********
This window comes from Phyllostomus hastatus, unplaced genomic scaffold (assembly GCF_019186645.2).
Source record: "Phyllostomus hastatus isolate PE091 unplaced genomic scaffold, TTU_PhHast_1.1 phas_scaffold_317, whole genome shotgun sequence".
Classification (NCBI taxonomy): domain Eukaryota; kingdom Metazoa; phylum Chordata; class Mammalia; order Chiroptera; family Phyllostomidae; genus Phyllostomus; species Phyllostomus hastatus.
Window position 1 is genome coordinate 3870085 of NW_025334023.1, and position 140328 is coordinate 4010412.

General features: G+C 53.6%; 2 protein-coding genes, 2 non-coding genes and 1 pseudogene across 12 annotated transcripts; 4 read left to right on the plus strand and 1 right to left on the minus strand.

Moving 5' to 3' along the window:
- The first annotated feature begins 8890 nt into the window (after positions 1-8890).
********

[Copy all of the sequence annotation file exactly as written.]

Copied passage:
This window comes from Phyllostomus hastatus, unplaced genomic scaffold (assembly GCF_019186645.2).
Source record: "Phyllostomus hastatus isolate PE091 unplaced genomic scaffold, TTU_PhHast_1.1 phas_scaffold_317, whole genome shotgun sequence".
Classification (NCBI taxonomy): domain Eukaryota; kingdom Metazoa; phylum Chordata; class Mammalia; order Chiroptera; family Phyllostomidae; genus Phyllostomus; species Phyllostomus hastatus.
Window position 1 is genome coordinate 3870085 of NW_025334023.1, and position 140328 is coordinate 4010412.

General features: G+C 53.6%; 2 protein-coding genes, 2 non-coding genes and 1 pseudogene across 12 annotated transcripts; 4 read left to right on the plus strand and 1 right to left on the minus strand.

Moving 5' to 3' along the window:
- The first annotated feature begins 8890 nt into the window (after positions 1-8890).